William Hill looks to brighter future in 2017

Jockey Tom Scudamore celebrates winning the Ryanair World Hurdle on Thistlecrack during St Patrick's Thursday of the 2016 Cheltenham Festival
Jockey Tom Scudamore celebrates winning the Ryanair World Hurdle on Thistlecrack during St Patrick's Thursday of the 2016 Cheltenham Festival
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Bookmaker William Hill ​said profits were dragged down by punter-friendly football and horse racing results last year, but the firm has seen a much better start to 2017.

The group, which employs 1,300 people in Leeds, said trading in the seven weeks to Feb​ruary​ 14 has shown positive trends.​

William Hill is a major employer in Yorkshire, with more than a fifth of its global workforce in the region. Interim chief executive Philip Bowcock said Leeds is a key area for the group going forward.

“Leeds is a very important location for us,” he said.

“It’s a very rich source of talent and the University provides the mathematicians we need.”

The Leeds workforce cover three areas. It is a key technology hub, a trading hub and the head office for the retail function.

Mr Bowcock said the group is well placed to improve its performance in 2017.

“The business overall is in a far stronger position compared with this time last year. We are seeing the benefits coming through and we are getting momentum,” he said.

“The business is in a good place.”

Adjusted operating profit fell 10​ per cent​ to £261.5​m in the year to December​ 27​, with William Hill taking a big hit on Boxing Day​ when ​18 of the 20 best-backed sides won, meaning big payouts at the firm’s expense. One punter turned £20 into £103,000 when an 11-game accumulator bet paid off.

Like other bookmakers, William Hill was also hit after a string of favourites romped home at Cheltenham in March.

Nevertheless, revenue nudged up 1​ per cent​ to £1.6​bn over the period.

The company has struggled to cope with the shift to online gambling, but Mr Bowcock said that he is seeing “encouraging signs” in this division, which is now “delivering sustained growth”.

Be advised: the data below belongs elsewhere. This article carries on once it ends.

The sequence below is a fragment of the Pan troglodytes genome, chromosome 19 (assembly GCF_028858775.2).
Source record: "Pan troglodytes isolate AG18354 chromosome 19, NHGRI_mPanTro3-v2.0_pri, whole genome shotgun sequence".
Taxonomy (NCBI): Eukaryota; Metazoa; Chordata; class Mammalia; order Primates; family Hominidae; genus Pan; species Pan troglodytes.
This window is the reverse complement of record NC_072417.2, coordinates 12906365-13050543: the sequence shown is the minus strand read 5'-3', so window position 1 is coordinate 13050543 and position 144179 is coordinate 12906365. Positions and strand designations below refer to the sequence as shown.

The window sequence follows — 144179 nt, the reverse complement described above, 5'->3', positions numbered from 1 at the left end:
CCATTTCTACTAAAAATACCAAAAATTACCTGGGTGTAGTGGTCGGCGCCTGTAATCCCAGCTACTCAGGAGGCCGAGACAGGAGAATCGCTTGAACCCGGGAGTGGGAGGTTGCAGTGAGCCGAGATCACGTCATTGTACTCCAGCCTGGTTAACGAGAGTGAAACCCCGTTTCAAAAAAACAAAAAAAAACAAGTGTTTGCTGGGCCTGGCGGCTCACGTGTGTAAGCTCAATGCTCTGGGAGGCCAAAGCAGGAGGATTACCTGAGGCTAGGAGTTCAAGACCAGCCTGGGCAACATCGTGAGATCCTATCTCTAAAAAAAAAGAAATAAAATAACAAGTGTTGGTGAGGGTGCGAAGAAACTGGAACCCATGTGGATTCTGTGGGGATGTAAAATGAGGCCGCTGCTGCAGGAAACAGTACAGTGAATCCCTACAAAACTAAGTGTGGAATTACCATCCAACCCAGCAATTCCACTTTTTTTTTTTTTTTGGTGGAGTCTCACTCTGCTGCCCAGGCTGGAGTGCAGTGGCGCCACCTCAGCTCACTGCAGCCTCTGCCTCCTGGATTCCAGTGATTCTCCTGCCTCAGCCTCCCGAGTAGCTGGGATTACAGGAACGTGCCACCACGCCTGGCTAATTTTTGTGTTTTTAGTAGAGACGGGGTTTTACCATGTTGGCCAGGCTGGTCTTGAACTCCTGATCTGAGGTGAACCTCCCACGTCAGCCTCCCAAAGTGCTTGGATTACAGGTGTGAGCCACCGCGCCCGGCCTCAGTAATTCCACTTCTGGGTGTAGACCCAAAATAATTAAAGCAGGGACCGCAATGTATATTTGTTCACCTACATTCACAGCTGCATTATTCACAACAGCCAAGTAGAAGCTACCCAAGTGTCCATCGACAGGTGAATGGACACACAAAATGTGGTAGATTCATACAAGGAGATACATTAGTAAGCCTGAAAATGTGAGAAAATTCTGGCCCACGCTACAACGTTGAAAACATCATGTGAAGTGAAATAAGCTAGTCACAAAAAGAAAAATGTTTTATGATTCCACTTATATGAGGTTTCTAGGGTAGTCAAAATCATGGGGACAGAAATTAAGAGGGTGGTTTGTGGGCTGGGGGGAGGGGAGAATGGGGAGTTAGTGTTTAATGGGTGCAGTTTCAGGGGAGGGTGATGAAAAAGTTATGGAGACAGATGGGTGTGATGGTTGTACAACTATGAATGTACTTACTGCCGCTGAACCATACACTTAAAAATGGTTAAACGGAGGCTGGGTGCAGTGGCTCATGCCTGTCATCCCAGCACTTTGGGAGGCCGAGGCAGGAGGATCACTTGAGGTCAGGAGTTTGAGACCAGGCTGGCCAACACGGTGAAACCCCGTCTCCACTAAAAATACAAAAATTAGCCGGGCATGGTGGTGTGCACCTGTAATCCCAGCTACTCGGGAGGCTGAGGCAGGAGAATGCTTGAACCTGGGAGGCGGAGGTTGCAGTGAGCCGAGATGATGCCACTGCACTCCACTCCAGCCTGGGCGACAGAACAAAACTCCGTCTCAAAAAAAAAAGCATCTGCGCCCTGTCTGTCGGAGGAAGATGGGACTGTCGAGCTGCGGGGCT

​​William Hill said it has seen favourable sporting results since the new year, with Liverpool’s barren run of results helping to drive takings.

The betting sector is also waiting for the conclusion of a ​G​overnment probe that could include a clampdown on betting machines and advertising.

​Analyst ​Jason Holden at Liberum, said: “William Hill endured a very disappointing 2016.

“On a more positive note, the recent trends in UK online offer some encouragement but we continue to see an outlook clouded by major uncertainty over the outcome of the Department for Culture, Media and Sport review into gaming machines.

​“Meanwhile there is no update on the appointment of a permanent CEO.​“​

William Hill said it ​i​s set to name a new chief executive shortly.​ ​The betting chain has been without a permanent chief executive since losing patience with James Henderson last July.

​I​nterim CEO Philip Bowcock ​is expected to be appointed to the role full time.

Chairman Gareth Davis said​: “I am pleased to say that we are now entering the final stages and expect to complete an announcement in a few weeks’ time​.​”​

William Hill has missed out on a round of mergers in the sector which has created stronger competitors as European rivals Paddy Power and Betfair joined forces, while Ladbrokes merged with Gala Coral.

Analyst Greg Johnson at Shore Capital said: "William Hill’s difficulties in 2016 had been well flagged with issues facing the effectiveness of its marketing and poor front-end capabilities.

​"​Encouragingly, these issues are appearing to have been addressed with the underlying improvement witnessed in the second last year continuing into 2017.

​"​The current year is said to have started well with positive trends in amounts wagered in all four divisions, especially in ​o​nline with UK Sportsbook amounts wagered up 10​ per cent​ and UK Gaming net revenue up 8​ per cent​​."